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Career as Police Magistrate

Heritage Community Foundation, Albertasource.ca and The Famous Five Foundation

Reading: Women's Police Court Letter

Reading: "A Straight Talk on Courts"


Emily MurphyThe best way a woman magistrate, or any other woman can be a savior is not to stoop and save, but to stand by the girl and let her save herself.

                       —Emily Murphy, 1919

Emily Murphy was appointed as Police Magistrate for the Province of Alberta in 1916, and served in that position until her retirement in 1931, when she began to devote more time to her literary and business pursuits. She was the first woman in the British Empire to be appointed to such a position.

Murphy's approach to the problem of crime was humanistic and progressive, as she was more concerned with correcting and rehabilitating offenders than with punishing them. She believed in eradicating the cause of misdemeanours instead of concentrating all effort on dealing with their effects.

Her book, The Black Candle, an exposé on the traffic in narcotics, was published in 1922. When a case involving two Chinese people accused of selling narcotics was set to appear before her in 1924, the defence attorney argued that she should not be allowed to judge the case as a result of her bias against drug traffickers and Chinese people.

As proof of her bias, he quoted selections from her book, such as her statement that "every drug fiend is a lawyer," her characterization of the "scoudrelly business of drug pedalling," as well as her question regarding social conditions and lifestyle, "If Chinese are allowed to live like rats in a cellar, what else can be expected?"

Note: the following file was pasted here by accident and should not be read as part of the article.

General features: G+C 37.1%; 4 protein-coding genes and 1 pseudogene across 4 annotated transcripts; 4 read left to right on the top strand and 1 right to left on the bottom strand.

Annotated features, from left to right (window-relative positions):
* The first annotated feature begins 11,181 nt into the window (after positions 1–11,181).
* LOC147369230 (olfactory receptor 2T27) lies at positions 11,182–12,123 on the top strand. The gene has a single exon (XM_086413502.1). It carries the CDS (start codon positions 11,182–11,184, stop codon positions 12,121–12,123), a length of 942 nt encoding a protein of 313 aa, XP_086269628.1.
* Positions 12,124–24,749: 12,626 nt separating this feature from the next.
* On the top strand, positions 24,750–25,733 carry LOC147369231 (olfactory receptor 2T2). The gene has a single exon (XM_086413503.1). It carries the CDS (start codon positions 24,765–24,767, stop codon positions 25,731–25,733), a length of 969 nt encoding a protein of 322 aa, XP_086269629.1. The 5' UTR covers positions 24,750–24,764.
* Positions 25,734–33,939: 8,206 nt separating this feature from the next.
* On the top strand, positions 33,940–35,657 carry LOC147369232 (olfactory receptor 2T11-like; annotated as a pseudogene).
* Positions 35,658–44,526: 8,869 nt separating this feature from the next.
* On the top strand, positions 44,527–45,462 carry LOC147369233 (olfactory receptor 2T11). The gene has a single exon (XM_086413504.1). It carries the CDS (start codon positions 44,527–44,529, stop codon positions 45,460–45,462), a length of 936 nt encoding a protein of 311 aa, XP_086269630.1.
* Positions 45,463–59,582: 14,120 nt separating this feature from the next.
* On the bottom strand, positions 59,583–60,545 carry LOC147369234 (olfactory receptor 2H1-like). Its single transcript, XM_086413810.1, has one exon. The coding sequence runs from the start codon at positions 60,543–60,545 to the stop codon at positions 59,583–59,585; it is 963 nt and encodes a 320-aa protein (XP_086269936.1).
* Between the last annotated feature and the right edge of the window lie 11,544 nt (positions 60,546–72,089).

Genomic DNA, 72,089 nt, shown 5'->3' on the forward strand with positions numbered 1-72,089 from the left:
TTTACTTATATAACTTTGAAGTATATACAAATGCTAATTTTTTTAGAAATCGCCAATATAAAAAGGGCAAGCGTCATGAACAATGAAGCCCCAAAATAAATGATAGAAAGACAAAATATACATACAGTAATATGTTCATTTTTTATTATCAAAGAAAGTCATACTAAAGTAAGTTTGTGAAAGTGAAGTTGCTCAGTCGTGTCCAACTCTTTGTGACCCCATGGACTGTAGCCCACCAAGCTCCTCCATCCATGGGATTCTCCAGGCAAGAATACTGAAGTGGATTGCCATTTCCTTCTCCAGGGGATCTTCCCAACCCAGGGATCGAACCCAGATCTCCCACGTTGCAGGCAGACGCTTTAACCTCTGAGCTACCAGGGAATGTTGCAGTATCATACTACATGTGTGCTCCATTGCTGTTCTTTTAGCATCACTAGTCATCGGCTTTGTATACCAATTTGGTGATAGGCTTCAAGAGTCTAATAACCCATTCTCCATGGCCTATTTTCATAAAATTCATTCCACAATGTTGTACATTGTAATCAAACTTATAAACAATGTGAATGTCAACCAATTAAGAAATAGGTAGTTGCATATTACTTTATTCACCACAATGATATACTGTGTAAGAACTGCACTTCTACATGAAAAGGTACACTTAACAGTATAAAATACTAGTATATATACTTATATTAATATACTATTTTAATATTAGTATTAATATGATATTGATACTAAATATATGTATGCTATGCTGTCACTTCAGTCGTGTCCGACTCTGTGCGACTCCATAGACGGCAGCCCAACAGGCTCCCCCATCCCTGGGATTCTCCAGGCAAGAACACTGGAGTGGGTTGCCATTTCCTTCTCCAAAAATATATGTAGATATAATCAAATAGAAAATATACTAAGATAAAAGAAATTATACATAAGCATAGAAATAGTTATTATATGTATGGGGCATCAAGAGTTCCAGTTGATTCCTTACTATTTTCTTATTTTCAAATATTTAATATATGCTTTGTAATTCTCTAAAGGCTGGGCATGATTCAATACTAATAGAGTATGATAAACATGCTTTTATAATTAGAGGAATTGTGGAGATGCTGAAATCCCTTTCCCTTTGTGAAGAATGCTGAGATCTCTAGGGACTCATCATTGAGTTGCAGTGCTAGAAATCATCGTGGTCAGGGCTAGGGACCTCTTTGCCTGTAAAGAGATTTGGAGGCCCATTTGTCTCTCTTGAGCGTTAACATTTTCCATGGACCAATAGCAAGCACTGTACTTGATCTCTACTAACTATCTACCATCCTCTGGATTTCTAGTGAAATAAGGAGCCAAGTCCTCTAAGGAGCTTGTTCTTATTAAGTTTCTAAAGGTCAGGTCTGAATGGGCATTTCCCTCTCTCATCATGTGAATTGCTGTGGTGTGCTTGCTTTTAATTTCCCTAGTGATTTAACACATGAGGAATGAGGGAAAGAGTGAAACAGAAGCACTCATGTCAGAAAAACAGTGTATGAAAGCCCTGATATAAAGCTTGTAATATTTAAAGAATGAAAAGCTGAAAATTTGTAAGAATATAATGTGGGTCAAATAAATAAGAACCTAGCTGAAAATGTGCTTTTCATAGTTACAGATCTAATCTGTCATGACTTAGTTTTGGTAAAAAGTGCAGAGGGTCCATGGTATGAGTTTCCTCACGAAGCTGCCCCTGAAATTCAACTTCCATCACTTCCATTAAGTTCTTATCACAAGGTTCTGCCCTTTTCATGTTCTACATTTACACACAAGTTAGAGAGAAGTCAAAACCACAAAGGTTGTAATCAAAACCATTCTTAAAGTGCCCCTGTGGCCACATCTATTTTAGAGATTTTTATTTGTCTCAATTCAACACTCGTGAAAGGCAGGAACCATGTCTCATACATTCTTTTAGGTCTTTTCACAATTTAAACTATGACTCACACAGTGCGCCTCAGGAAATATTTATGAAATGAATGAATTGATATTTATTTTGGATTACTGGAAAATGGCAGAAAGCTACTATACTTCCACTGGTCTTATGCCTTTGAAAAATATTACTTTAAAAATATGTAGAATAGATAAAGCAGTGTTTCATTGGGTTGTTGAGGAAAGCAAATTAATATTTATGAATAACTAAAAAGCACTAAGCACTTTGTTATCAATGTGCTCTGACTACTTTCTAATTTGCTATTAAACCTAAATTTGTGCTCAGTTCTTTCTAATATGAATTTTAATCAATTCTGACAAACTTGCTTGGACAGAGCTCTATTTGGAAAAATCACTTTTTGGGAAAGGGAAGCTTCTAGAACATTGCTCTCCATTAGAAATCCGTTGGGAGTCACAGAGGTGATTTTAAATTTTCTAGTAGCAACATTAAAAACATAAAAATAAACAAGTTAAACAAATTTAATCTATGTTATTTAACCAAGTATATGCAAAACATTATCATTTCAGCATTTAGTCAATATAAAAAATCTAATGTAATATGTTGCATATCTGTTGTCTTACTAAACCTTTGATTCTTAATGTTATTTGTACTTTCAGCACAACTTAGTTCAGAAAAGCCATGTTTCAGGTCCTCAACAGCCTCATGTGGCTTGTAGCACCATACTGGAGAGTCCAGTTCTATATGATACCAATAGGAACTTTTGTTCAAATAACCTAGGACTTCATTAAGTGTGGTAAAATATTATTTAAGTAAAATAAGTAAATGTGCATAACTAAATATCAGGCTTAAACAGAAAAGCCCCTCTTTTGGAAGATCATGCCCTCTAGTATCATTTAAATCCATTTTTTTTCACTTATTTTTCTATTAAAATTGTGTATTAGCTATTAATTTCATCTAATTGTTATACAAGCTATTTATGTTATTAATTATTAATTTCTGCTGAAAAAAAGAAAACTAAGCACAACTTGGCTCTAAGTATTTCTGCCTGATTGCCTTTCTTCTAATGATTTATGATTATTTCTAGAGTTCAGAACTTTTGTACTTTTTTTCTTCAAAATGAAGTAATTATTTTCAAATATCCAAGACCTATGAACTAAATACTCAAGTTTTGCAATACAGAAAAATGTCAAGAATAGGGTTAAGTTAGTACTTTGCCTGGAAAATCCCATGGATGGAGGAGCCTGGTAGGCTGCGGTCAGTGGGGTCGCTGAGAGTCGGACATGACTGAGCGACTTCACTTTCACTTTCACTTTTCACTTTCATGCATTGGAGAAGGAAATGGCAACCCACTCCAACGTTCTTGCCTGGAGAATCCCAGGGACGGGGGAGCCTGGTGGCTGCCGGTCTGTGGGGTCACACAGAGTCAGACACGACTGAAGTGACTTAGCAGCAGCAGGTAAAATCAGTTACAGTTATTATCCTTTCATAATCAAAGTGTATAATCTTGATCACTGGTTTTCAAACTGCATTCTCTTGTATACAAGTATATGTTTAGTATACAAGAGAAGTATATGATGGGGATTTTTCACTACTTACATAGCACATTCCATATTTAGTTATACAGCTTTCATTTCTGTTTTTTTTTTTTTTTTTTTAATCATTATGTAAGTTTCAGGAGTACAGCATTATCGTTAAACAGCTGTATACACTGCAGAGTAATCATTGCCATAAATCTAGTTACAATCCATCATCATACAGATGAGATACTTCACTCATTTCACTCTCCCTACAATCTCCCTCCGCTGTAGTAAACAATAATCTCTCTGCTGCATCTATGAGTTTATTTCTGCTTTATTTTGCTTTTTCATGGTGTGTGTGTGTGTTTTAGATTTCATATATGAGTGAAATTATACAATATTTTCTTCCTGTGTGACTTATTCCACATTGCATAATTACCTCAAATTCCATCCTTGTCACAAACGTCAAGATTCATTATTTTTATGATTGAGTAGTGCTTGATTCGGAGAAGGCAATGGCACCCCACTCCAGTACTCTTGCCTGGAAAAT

Magistrate Emily MurphyThe defense lawyer implied that Murphy stood to gain in terms of increased sales of her (out of print) book, and also argued that because the accused were men, they ought to be tried by a man. The judge who heard the argument against allowing Murphy to judge the case denied the request to move the case to another judge, on the basis that the lawyer did not provide proof that the accused were in fact men. Nor did he accept the contention that Murphy would profit from increased sales of her book due to publicity surrounding the trial. Nor did he consider the quotations from her book as providing evidence that they would receive an unfair trial.

This same lawyer, in the course of the trial, quoted The Black Candle as part of his defence of his clients. He claimed that the witness against the accused drug seller was himself, a drug addict. Since her own book quotes an expert on addiction who says that all users of drugs are liars, and that they cannot recover from the addiction, the witness for the prosecution must be a liar, and therefore, an unreliable witness. Thus, the charges against his client must be dropped.

Judge Murphy laughed at his arguments, noting that now he is using her book to defend his client, when a week prior, he was using it to prove that her views on the evils of narcotics prejudiced her and rendered her unfit to give an impartial verdict in a narcotic case.

Despite her controversial views, Murphy cared deeply about people, and took an active interest in those who appeared before her. Women, in particular, looked to her as a friend who could advise them and help them in times of trouble. She was also a staunch defender of the institution of marriage, and whenever possible, undertook to help resolve marital difficulties when they were brought before her.

In a 1931 article, she was called a "stern but fair" judge, a characterization that none who knew her would contest.

For More Information on Emily as Magistrate, See Readings.

Heritage Trail: Edmonton Bawdy House Raids 1911-1914:Part II
In 1911, the Edmonton City Council fired Police Chief Lanesy for being too lenient on drinking, gambling, and prostitution. Then the council did an about face and fired his replacement, Chief Enzer, for being too strict. According to historian David Leonard, in 1912 Edmonton's City Council rehired Lanesy as Police Chief and with an increase in salary. Listen Now
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